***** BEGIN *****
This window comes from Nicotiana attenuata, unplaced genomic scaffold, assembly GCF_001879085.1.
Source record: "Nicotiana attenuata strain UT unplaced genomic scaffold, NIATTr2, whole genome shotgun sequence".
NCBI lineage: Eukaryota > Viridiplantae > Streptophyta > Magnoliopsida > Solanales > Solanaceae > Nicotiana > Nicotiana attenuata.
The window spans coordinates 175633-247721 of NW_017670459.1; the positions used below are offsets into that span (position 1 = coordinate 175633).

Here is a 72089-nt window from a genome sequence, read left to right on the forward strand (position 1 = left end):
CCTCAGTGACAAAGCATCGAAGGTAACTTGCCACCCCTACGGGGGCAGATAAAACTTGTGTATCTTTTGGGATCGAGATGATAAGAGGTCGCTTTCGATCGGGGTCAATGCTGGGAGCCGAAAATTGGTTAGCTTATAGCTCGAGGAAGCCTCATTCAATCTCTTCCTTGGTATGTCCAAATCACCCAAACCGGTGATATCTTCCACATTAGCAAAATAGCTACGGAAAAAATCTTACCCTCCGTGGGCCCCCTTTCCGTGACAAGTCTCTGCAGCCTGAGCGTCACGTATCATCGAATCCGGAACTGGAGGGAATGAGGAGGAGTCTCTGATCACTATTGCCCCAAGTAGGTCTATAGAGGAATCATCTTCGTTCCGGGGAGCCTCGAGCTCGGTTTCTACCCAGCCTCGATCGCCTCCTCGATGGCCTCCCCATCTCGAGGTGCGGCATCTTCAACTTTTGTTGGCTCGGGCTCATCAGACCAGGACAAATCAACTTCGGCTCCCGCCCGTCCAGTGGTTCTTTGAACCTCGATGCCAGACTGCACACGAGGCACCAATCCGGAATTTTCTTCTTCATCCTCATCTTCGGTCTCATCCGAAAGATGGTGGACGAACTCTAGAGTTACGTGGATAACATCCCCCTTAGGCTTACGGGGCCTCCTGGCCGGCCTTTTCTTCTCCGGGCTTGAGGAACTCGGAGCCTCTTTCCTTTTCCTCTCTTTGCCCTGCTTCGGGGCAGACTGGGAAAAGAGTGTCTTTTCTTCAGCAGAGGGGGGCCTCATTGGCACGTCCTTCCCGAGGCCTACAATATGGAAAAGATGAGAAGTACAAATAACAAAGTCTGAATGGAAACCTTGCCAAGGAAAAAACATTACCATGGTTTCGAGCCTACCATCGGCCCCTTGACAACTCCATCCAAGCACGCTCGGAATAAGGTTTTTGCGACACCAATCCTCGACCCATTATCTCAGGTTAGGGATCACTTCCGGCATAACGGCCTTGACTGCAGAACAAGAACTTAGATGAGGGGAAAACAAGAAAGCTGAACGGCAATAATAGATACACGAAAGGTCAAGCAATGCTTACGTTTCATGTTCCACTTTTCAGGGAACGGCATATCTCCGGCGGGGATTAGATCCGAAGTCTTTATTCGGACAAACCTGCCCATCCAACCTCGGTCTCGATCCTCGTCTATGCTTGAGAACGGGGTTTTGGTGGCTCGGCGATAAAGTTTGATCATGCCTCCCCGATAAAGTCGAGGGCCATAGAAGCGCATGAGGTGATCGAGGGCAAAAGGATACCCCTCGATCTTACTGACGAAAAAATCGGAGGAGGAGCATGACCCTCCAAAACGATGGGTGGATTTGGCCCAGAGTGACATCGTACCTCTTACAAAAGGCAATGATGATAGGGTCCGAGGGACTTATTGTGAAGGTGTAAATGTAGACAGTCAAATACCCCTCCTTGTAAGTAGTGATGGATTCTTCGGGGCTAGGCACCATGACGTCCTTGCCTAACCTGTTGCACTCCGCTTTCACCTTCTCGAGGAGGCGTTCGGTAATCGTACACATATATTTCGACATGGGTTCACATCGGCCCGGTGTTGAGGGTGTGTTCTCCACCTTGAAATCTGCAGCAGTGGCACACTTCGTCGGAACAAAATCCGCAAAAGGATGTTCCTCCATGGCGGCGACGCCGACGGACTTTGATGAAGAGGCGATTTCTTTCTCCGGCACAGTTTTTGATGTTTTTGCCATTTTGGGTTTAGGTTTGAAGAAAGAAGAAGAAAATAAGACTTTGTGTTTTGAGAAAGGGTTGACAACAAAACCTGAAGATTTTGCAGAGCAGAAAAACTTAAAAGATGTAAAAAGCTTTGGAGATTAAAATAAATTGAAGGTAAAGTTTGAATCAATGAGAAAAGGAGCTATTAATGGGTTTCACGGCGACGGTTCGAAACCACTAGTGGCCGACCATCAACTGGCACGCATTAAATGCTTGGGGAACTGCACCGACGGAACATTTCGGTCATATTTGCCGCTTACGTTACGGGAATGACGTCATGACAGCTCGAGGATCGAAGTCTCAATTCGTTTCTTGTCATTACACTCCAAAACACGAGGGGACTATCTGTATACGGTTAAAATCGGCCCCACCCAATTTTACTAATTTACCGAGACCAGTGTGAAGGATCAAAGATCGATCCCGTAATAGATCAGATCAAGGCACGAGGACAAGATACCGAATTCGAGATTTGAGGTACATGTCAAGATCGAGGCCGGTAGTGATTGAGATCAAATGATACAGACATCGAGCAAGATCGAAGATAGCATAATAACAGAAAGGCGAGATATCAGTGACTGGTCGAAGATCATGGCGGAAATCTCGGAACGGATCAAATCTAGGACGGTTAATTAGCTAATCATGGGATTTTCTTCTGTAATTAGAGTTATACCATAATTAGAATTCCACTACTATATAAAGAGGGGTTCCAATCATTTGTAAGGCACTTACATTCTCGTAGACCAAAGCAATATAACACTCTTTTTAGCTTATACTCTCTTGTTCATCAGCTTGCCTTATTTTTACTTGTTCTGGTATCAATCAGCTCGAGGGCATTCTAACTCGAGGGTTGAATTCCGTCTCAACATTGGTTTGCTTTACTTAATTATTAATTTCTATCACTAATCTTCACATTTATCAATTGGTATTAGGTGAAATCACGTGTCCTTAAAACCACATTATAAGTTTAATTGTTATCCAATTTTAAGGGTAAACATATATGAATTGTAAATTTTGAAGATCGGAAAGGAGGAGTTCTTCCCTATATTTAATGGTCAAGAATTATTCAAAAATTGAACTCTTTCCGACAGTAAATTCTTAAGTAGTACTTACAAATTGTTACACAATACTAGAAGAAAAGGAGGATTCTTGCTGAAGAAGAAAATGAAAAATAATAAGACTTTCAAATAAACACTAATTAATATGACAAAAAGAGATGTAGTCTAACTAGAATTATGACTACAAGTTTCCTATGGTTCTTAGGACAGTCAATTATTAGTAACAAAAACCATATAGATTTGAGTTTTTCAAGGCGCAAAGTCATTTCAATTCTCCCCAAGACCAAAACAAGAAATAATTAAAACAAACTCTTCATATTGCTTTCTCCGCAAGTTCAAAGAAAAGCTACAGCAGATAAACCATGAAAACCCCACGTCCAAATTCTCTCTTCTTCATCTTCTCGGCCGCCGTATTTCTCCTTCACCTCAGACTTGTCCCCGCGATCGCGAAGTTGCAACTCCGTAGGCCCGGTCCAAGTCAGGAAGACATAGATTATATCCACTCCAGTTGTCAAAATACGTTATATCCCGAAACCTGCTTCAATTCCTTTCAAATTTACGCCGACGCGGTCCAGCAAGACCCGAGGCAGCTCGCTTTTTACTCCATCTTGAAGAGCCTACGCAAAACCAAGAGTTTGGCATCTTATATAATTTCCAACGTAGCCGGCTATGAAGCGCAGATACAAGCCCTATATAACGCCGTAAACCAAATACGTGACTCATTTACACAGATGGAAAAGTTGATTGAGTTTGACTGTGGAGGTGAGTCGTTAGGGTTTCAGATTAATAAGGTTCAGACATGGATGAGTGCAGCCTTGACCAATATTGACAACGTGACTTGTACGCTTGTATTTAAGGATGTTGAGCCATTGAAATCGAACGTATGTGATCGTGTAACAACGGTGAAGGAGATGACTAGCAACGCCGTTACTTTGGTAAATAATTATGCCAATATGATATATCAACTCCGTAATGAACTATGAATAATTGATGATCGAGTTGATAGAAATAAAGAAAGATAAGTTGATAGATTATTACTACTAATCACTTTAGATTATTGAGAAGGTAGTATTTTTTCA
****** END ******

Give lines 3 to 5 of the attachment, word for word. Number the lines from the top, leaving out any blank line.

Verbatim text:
NCBI lineage: Eukaryota > Viridiplantae > Streptophyta > Magnoliopsida > Solanales > Solanaceae > Nicotiana > Nicotiana attenuata.
The window spans coordinates 175633-247721 of NW_017670459.1; the positions used below are offsets into that span (position 1 = coordinate 175633).

Here is a 72089-nt window from a genome sequence, read left to right on the forward strand (position 1 = left end):